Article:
I rise, as a newspaper man, to enter my protest against the statement of the hon. member for Vancouver (Mr. Smith). He said that the newspapers
are always anxious to record the misdeeds of the workmen. Let me tell him at once that the newspapers have worked more harmoniously with the labour unions than with any other class of the community. In the printing office with which my name is connected there are as a rule about 250 men employed, and all or nearly all of them belong to labour unions, and we never have any trouble with them.
Nearly all the newspapers in Canada are employing union men. They are skilled tradesmen and 1 am proud to say that there is no class of men who give less trouble than the members of the Typographical Union. Suppose, for instance, that one of them gets on a spree and he is dismissed, there is no trouble over it and no objection made. I make this statement to correct the wrong impression which possibly may have been created in the minds of some hon. gentlemen here, that when union men are employed in an office or a shop, they are masters. That is not the case. One of my hon. friends near me, before I rose, asked me to state what I understood by the recognition of the union. It means undoubtedly that when you have admitted a labour union in your establishment, you must work with them; they work with you, and you must work with them.
The question has been asked whether we are not in a free country; in other words, whether free labour, labour which is not connected with labour organizations, could not be employed along with union labour. I read a day or two ago a report of a meeting that took place in the month of December last in New York under the auspices of the National Civic Federation, of which Senator Hanna was the president. At that gathering the whole question was discussed very thoroughly. The contention of the labour unions to-day is that the individual workingman has no right to sell his labour outside of the union. I read that argument in very able speeches delivered by Mr. Gompers and by Mr. Keefe, who is president of the Longshoremen's Union. Their contention is that in these days of progress and of vast organizations of capital, the right of the labourmen to organize is as large and as broad as the right of capital, and that the individual workingman, selling his labour outside of the labour organizations, causes damage and injury to organizations that should be recognized as being for the best advantage of the country in which they exist. As my hon. friend from Vancouver (Mr. Smth) says, there are two sides to this important question, and the sooner we recognize that fact the better, both from the labour standpoint and the capital standpoint. There is no use of denying to the workingmen the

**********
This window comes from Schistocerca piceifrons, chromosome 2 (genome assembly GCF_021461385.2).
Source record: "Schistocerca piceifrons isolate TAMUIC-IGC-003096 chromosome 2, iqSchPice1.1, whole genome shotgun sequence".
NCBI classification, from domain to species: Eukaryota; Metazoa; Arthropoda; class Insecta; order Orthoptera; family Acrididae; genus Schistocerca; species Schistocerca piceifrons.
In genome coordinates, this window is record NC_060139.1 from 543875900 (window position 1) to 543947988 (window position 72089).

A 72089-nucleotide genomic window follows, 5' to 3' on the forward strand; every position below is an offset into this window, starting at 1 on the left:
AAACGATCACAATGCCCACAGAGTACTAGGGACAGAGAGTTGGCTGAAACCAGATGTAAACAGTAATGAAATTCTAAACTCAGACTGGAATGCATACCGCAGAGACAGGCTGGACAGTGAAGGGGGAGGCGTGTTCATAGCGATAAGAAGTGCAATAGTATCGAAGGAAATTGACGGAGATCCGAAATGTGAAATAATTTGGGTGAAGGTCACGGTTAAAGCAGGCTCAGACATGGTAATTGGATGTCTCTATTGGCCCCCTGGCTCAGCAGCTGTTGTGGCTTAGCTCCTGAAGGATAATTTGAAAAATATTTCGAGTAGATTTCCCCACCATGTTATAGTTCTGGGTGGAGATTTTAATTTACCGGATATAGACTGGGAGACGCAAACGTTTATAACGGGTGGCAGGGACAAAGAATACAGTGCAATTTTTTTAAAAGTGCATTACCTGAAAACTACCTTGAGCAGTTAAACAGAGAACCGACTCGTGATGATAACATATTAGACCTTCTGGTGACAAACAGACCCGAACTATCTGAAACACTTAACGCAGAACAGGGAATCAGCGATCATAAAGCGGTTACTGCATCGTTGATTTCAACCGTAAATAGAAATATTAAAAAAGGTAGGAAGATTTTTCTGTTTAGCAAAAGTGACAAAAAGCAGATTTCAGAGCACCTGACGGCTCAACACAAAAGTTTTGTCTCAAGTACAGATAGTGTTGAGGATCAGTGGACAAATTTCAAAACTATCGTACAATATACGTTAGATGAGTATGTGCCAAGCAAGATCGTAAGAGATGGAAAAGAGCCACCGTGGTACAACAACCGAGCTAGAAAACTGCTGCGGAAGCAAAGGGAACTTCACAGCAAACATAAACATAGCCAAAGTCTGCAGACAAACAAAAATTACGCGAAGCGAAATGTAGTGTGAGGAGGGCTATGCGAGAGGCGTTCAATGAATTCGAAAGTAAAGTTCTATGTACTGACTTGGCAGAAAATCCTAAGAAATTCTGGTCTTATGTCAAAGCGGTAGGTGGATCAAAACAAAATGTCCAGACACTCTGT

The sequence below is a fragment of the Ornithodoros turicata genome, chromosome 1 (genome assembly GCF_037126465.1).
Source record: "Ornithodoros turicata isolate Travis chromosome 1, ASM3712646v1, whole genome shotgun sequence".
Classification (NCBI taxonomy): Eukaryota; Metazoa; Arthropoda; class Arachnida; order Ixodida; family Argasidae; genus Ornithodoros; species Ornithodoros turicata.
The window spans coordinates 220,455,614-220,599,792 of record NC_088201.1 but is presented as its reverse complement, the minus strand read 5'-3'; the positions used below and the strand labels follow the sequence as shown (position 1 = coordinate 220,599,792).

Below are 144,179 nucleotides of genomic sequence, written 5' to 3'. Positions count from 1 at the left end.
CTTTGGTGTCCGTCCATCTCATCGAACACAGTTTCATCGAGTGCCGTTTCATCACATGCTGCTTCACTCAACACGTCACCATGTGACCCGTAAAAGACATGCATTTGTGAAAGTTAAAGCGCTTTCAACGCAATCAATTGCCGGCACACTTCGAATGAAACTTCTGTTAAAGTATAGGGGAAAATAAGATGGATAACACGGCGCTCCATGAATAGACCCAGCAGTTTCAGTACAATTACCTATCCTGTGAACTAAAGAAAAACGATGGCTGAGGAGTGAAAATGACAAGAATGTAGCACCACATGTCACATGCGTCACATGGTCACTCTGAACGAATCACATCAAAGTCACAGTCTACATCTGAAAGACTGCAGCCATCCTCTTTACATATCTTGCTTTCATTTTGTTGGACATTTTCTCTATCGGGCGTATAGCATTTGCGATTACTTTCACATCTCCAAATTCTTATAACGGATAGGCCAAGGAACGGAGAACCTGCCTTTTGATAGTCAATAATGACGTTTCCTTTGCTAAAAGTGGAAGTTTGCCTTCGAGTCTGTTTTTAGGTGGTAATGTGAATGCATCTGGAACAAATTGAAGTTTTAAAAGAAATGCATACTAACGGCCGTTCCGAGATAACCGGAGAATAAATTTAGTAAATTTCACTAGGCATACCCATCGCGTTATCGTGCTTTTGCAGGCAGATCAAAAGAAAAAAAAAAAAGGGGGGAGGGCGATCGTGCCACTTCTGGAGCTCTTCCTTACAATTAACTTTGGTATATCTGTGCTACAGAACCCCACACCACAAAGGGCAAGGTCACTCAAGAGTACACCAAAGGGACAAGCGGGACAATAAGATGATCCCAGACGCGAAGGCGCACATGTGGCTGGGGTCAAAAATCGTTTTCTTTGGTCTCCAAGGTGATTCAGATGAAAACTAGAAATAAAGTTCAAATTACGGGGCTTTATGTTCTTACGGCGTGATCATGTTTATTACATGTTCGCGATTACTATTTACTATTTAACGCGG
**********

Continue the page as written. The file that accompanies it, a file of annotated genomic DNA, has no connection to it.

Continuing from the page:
right of forming themselves into organiza-'tions. Capital is forming organizations, and we do not on that account denounce capital. Labour has the same right, and I verily believe, after having tested the labour organizations on a pretty large scale, that if the owners and managers of large establishments would grapple with the question without any prejudice; if they would realize that in a country like this where industries are growing bigger every day the masses employed must grow bigger every day ; if they would make up their minds to the fact that labour men have families, and that they have duties to perform to those families, that they have rights to protect; if they would recognize that there are two sides to this important question ; the labour problem would be solved without much difficulty. I have not been made acquainted with the cause of the difficulty in Montreal,
I fully realize the delicacy of the situation in which the government are placed ; but all the same I am not sure but my hon. friend from Toronto is to a large extent right in asking the hon. Minister of Labour, if not to-day, as soon as possible, to take the House into his full confidence. This is a question in which the whole country is interested ; parliament is sitting, and we have some right to advise, for after all the government is only a committee of the House ; I invite the hon. minister-perhaps it is not necessary for me to do so- to proceed as speedily as he can in the settlement of the difficulty, which is of national importance.